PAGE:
Inside Film has produced three feature films to date. They each have their own website where you can view find out more about them and view the films for free – follow the links below
Listen to Venezuela
Listen To Venezuela (125 minutes) takes the viewer into a contemporary revolution and extraordinary experiment in radical democracy and social justice.
In Venezuela, ordinary people were in the process of rejecting the savage neo-liberal capitalism that has been imposed the world over. In the west, democracy has been drained of any substantive connection with popular power and accountability over the powerful.
In Venezuela, the once marginalised majority have become political actors in a story they have reclaimed from the Venezuelan oligarchy, western business interests and political domination from Washington.
Listen To Venezuela builds a multi-levelled, visually diverse account of the struggle for social change, a struggle to build a different kind of society where human needs, not profit, are prioritised.
Condition of the Working Class
This film is inspired by Engels’ book written in 1844, The Condition of the Working Class in England. How much has really changed since then?
In 2012 a group of working-class people from Manchester and Salford come together to create a theatrical show from scratch based on their own experiences and Engels’ book. They had eight weeks before their first performance. The Condition of the Working Class follows them from the first rehearsal to the first night performance and situates their struggle to get the show on stage in the context of the daily struggles of ordinary people facing economic crisis and austerity politics. The people who came together to do the show turned from a group of strangers, many of whom had never acted before, into The Ragged Collective, in little more than two months.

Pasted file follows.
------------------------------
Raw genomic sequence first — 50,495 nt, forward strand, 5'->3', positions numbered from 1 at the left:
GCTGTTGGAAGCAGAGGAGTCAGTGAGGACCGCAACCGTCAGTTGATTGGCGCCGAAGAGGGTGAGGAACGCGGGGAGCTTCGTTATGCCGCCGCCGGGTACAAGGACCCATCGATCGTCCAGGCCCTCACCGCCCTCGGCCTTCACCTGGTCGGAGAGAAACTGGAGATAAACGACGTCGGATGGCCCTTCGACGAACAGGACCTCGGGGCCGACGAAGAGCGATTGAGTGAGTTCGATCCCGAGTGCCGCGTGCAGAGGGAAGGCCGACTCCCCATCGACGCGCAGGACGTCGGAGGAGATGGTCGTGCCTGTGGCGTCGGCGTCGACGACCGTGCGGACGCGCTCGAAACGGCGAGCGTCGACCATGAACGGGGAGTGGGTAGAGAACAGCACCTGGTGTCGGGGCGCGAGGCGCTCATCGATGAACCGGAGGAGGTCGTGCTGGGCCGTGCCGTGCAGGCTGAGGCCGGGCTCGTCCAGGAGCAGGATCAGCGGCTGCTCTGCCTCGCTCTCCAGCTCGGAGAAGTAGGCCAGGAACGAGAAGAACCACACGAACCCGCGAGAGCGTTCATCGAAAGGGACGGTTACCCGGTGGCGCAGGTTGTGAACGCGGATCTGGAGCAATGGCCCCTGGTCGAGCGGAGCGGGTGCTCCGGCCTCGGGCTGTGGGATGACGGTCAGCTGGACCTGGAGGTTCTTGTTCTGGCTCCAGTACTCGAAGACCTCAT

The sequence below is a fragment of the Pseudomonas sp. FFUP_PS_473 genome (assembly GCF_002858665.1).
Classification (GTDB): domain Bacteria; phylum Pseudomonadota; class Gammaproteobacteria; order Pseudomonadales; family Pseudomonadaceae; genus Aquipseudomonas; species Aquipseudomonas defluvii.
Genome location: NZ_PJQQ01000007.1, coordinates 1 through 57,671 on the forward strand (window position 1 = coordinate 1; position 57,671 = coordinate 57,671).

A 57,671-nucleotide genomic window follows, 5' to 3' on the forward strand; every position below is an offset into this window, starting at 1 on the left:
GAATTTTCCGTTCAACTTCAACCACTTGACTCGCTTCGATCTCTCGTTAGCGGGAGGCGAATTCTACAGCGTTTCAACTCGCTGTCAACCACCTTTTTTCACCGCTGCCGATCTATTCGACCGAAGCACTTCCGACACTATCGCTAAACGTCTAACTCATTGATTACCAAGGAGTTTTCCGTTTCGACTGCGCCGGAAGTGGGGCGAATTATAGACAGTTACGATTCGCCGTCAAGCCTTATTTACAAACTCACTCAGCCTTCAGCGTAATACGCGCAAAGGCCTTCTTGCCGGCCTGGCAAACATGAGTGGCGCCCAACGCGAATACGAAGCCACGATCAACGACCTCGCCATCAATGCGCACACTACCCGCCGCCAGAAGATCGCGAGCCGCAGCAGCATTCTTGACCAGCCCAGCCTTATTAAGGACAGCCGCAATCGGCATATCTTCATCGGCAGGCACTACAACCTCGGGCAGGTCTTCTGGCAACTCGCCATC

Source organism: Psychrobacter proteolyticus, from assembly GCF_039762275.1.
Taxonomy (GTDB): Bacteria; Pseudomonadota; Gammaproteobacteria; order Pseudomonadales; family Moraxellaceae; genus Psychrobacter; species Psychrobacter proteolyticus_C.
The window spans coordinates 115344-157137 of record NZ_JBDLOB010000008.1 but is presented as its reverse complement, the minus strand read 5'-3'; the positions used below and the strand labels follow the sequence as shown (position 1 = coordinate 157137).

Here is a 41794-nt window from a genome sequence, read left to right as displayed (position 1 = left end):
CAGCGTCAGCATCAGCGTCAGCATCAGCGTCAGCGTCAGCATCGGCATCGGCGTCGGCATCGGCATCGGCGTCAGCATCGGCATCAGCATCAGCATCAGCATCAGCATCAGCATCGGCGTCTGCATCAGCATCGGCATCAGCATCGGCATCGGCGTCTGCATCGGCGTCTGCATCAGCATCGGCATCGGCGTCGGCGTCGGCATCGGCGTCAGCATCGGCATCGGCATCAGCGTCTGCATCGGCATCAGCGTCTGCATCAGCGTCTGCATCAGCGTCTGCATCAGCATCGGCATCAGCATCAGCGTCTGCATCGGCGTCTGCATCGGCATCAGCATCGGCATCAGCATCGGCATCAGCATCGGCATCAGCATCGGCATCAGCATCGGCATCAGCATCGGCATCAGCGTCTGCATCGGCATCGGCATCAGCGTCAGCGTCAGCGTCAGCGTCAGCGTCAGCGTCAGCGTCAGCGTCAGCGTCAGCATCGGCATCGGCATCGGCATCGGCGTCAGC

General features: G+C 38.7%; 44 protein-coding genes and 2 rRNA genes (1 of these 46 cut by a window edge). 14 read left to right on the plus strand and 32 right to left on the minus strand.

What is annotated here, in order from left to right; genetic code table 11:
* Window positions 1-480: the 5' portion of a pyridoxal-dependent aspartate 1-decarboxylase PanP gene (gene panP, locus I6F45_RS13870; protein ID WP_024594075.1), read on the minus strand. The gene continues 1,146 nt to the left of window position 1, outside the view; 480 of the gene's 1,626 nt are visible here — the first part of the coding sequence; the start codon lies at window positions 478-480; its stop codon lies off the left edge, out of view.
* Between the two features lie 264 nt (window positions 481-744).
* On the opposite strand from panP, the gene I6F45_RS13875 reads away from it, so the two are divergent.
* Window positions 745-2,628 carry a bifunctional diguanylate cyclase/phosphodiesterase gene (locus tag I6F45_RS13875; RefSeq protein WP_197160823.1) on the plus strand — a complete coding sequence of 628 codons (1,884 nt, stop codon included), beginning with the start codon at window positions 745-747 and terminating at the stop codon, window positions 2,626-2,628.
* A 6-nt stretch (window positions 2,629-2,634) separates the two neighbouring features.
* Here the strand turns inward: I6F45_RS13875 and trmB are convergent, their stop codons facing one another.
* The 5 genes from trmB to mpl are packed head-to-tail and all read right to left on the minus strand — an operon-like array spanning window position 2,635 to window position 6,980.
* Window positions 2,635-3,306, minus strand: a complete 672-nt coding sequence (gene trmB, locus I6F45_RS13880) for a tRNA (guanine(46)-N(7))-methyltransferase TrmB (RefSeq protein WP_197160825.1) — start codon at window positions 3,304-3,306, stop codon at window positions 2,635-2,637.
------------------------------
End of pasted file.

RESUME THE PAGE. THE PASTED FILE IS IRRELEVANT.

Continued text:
This film, full of political passion and anger, is a wonderful testament to the creativity, determination and camaraderie of working people that blows the media stereotypes of the working class out of the water.
The Acting Class
It is by telling stories that a society talks to itself, finds out about itself and engages with the rest of the world. What kind of stories do we tell if only 10% of actors come from working class backgrounds?
This film talks to struggling actors about the difficulties they face when they don’t have the resources to get in and get on in the industry. We follow actor Tom Stocks who had to twice turn down a place at the East 15 drama school because he could not afford the fees. Angered by this Tom set up Actor Awareness and the film documents his struggle to create opportunities for those outside the elite networks and raise awareness about class exclusion in the acting industry.
Actors Chris Eccleston, Julie Hesmondhalgh, Maxine Peake, Samuel West and others talk about why this situation should concern everyone and how things have got harder since they entered the industry. This is not a film about acting; it’s about the lack of working class representation on our stages and our screens. It’s a story of social inequality and how that impacts not only on the performing arts but society at large.